Day 117 – Monday, July 4: Stealth Camp (City Stream) to Stealth Camp, 19.4 miles, 1,630.0 total AT miles.

We woke late – making camp and cooking dinner definitely took its toll. We started hiking north at 9:00am. We both lamented our late start – we’re still getting our miles in but hate making camp so late. It’s become a theme, apparently.

We had a difficult 1,500 foot ascent to start the day and took our time – after that, we’d essentially be ridge walking the entire day. Near Porcupine Ridge, the trail leveled off, and Greyhound and I really started making some serious time.

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After hiking hard for nearly three hours, we stopped and had a quick lunch on this huge boulder before pressing on. We eventually reached the fire tower atop Glastenbury Mountain, a full 11 miles away from where we started – we wanted to get there quickly to make up for lost time. After putting our heads down, we finally made it to the fire tower at 1:30pm – we hungrily ate at the base.

I’ve got a thing about heights – a debilitating thing. I’d refused to climb to the top of fire towers the entire hike. Leave it to Greyhound to convince me to climb up. And boy was it worth it! The views were amazing – we were surrounded on all sides by a dense pine forest. Welcome to the Green Mountains!

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We resumed hiked north at 2:00pm. Greyhound noticed we seemed to be in the middle of two AT bubbles – we hadn’t been running into many AT thru-hikers at all. Lately, we’d been crossing paths with folks attempting to hike the Vermont Long Trail. It’s been kind of fun watching these hikers start out on their own epic journeys – they’re just as much rookies as I was when I started the AT. We met another teenager attempting the VLT by himself as well as a couple of college-aged women.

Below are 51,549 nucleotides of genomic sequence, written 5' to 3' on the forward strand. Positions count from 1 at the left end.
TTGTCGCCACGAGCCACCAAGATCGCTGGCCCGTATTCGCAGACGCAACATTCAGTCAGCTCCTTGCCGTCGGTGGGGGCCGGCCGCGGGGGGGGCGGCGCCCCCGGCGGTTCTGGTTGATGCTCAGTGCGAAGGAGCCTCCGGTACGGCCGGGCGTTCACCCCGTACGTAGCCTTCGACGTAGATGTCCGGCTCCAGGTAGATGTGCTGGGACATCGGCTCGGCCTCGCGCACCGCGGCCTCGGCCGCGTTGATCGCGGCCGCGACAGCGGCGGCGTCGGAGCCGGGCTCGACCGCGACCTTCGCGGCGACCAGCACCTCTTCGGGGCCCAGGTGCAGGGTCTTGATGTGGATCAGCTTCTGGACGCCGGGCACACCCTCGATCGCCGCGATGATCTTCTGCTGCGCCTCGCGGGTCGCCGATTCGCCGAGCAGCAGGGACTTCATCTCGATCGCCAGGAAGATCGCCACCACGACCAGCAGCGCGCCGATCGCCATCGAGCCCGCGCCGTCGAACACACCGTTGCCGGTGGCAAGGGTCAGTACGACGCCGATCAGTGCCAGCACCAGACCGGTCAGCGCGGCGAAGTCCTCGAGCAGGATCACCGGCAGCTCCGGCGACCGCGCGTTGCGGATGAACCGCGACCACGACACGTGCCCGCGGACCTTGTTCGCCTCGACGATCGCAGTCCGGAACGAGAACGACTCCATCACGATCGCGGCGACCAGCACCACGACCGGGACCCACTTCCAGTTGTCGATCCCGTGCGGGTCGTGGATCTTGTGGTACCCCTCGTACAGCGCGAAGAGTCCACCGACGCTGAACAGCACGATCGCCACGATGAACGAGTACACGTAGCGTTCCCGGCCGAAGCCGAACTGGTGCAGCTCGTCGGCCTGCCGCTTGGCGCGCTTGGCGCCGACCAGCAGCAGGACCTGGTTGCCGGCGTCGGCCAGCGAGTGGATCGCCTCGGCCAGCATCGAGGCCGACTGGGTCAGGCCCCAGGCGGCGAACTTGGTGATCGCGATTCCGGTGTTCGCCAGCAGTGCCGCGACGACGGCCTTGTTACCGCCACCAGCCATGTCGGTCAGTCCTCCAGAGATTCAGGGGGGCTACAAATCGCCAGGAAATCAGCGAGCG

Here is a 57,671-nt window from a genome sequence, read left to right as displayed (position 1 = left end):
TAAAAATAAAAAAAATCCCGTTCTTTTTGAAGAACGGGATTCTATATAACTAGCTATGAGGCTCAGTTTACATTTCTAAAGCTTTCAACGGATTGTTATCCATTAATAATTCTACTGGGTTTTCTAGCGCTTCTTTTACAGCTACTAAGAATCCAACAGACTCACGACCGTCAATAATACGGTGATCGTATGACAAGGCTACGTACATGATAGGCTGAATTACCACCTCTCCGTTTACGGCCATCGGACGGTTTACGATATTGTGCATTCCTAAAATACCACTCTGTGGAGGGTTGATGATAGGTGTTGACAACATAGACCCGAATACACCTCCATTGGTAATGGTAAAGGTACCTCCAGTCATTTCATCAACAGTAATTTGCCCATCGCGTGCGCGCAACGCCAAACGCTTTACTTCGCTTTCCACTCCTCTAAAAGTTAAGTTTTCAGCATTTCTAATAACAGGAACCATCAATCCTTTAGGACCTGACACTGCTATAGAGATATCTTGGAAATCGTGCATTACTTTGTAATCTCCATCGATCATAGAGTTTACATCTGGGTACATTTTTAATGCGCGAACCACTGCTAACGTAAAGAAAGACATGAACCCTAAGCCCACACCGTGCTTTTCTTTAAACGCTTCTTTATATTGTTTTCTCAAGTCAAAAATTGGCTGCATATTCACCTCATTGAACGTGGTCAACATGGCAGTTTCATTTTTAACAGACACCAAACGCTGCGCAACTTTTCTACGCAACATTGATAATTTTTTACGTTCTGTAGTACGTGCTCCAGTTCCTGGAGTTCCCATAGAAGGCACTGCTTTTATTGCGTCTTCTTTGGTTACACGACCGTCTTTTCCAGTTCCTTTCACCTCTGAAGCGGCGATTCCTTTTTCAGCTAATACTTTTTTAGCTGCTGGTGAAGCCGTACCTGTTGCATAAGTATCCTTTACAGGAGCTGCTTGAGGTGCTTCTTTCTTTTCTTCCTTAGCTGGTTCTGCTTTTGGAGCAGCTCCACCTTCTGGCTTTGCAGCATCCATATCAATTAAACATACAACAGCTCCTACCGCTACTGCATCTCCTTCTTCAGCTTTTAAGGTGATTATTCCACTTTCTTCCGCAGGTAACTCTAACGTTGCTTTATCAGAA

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After leaving Glastenbury, we made great time. We stopped and had a snack at 5:00pm – we still hadn’t hiked anywhere close to 20 miles. As we ate, we decided to tent at the next available campsite past Story Spring Shelter. I made a chipmunk friend.

At 7:00pm we gathered water and started looking for a place to camp. Greyhound took the lead – I was in a crummy mood and she found a campsite quickly. We made camp in record time – given the circumstances, we actually ended up in a pretty decent spot.

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As I was cooking dinner, I accidentally kicked a pot of boiling water (cooking the semi-frozen sausages) over and onto my foot. Despite the fact that I still had on my trail runners, a wool sock and a sock liner, the scalding hot water burned my flesh. I ripped my shoe and socks off, but it wasn’t quick enough. In fifteen minutes, an angry blister had already formed. It was a pretty serious burn. I decided to let it air out and went to sleep after cleaning up from dinner.

Happy 4th of July! We didn’t get any fireworks. Black Santa is catching up.

Author: Chris Kummer

Hey y'all - Cool Dad here. Ever since I was a little kid, I wanted to thru-hike the AT. It remained a nagging thought for nearly a decade - then it got loud enough to warrant my attention. So I quit my unfulfilling job(s) in Seattle and commenced hiking north from Springer in the spring of 2016. And I'm exceedingly thankful I did. The people I met, the things I saw, the gross foods I ate - not a day goes by without fondly remembering life on the trail. If you've already thru-hiked a long trail, you know exactly what I'm talking about. If you're thinking about tackling a long-distance hike, do it. Do it now. I'm probably gonna do it again...

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